Duluth leaders gain confidence in court battle over casino revenue

By KBJR News 1

May 7, 2014 Updated May 7, 2014 at 10:51 PM CDT

Duluth, MN (NNCNOW.com) --- The legal battle over Fond du Luth casino revenue continues.

Duluth leaders say they are confident moving forward with litigation in light of new revenue sharing agreements cropping up between tribes and municipalities, nationwide.

City leaders feel the Federal Indian Gaming Commission is singling out Duluth.

The longstanding legal battle with the Fond du Luth Casino continues to move forward, however city officials say the tides may be turning…

"The federal government is being arbitrary and not uniform in the way they are treating different situations," said Duluth City Attorney Gunnar Johnson.

The last contract between the Fond Du Lac Band and the City allowed the Casino to operate in Duluth in exchange for 19% of slot machine profits.

However, in 2009 the band stopped paying the city after leaders believed the contract did not comply with the Indian Gaming Regulatory Act.

The Gaming Commission agreed and issued a notice of violation to the city in 2011, for non–compliance.

"There are many, dozens of other agreements just like ours, none of which have gotten an NOV," said Duluth Mayor Don Ness.

City officials have since challenged the ruling in court and say it's being applied inconsistently, as other revenue sharing agreements are popping up with other bands and states that are even more lucrative.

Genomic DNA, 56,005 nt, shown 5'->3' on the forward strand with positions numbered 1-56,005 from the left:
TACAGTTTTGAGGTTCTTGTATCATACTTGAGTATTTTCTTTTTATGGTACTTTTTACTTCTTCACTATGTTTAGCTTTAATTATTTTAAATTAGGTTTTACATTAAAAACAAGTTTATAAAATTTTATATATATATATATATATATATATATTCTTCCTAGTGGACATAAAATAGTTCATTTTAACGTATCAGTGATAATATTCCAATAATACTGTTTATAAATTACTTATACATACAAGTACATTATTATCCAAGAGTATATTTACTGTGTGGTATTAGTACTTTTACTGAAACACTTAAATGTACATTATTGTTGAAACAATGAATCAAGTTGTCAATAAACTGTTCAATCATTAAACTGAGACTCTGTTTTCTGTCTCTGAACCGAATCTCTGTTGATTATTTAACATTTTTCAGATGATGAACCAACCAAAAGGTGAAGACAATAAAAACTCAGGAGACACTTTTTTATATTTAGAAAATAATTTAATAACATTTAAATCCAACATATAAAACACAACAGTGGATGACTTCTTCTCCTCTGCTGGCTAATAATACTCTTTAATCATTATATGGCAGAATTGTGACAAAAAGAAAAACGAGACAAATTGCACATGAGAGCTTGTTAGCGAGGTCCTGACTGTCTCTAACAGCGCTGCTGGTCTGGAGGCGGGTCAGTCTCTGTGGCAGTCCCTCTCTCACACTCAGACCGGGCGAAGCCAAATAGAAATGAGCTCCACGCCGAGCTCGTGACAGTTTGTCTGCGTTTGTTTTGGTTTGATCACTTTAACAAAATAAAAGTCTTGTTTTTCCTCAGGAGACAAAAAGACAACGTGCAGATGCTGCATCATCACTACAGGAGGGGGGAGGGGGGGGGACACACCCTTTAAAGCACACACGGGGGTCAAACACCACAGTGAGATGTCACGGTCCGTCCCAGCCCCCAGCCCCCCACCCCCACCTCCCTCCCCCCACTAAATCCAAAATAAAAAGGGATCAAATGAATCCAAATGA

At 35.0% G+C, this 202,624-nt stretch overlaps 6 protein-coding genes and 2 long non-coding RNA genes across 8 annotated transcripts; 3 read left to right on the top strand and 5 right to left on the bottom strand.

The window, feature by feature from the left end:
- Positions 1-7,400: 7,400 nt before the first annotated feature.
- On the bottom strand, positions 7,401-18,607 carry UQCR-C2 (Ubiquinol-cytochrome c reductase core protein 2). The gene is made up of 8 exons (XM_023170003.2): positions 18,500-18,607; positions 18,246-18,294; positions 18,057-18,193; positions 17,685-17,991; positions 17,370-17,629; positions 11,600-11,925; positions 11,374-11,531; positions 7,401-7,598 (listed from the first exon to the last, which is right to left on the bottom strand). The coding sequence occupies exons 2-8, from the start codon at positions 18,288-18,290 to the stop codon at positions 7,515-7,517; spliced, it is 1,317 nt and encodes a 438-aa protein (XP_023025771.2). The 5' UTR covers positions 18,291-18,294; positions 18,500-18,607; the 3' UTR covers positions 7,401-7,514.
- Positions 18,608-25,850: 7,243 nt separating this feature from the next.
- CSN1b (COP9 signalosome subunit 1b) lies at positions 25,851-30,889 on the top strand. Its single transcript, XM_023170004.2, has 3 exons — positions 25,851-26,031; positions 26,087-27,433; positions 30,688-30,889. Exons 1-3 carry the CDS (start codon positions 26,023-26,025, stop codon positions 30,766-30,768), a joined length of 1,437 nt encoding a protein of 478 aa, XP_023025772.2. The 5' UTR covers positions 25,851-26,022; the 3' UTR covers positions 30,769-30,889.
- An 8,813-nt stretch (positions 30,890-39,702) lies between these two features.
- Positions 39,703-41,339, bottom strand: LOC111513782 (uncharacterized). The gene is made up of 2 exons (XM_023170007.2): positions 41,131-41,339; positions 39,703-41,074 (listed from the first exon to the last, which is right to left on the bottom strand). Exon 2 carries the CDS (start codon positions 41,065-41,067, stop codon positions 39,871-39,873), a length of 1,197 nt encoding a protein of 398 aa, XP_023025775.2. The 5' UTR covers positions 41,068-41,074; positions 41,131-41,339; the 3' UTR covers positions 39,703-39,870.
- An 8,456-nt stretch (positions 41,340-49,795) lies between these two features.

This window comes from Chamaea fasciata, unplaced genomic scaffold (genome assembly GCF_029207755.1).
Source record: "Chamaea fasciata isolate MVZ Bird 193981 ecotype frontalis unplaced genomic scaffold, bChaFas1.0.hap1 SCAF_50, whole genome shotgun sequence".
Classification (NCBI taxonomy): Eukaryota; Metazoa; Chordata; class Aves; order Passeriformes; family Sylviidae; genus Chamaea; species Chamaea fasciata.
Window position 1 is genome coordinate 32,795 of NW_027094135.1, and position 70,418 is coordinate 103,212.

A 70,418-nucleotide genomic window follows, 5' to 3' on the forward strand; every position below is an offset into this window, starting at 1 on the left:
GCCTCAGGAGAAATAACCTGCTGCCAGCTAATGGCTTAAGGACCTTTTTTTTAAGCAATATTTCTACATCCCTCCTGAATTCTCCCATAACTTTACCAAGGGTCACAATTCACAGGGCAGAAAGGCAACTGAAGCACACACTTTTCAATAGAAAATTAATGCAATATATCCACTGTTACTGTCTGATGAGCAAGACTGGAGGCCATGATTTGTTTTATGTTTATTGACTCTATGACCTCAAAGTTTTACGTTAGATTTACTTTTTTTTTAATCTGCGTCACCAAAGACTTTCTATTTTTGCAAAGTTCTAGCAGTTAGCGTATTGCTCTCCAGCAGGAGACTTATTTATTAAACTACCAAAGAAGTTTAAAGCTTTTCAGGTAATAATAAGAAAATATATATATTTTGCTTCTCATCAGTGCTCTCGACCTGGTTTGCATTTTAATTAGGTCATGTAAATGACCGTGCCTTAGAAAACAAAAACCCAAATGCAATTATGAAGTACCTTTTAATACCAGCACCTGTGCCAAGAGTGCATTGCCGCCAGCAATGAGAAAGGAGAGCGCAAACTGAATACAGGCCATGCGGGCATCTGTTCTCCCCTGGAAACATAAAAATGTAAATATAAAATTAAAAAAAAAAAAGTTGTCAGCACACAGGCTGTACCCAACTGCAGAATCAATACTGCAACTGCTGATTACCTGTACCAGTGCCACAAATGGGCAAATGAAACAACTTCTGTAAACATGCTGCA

"It can't be applied to certain cases based upon political connections and not on other cases," said Mayor Ness.

For example, Duluth City Attorney Gunnar Johnson says the Mashpee tribe in Massachusetts signed an agreement in January with the federal government that gives 21.5% of gross revenue to the state, and in addition the city of Taunton receives no less than $8 million each year.

"That was approved, and yet we get zero," said Johnson.

In response, Karen Diver, Chairwoman of the Fond du Lac Band of Chippewa, says, "The details of each situation matter. It may not be a similar situation, which would make an unfair comparison. Just because the City feels it bolsters their position, doesn't necessarily make it true."

If the courts reinstate the agreement, Duluth could reclaim nearly $6 million each year, which Johnson says would be used for major city projects like street repair.

City officials say if they lose the battle, they will likely need to increase property taxes or include a street maintenance fee to fund city projects.

Elsa Robins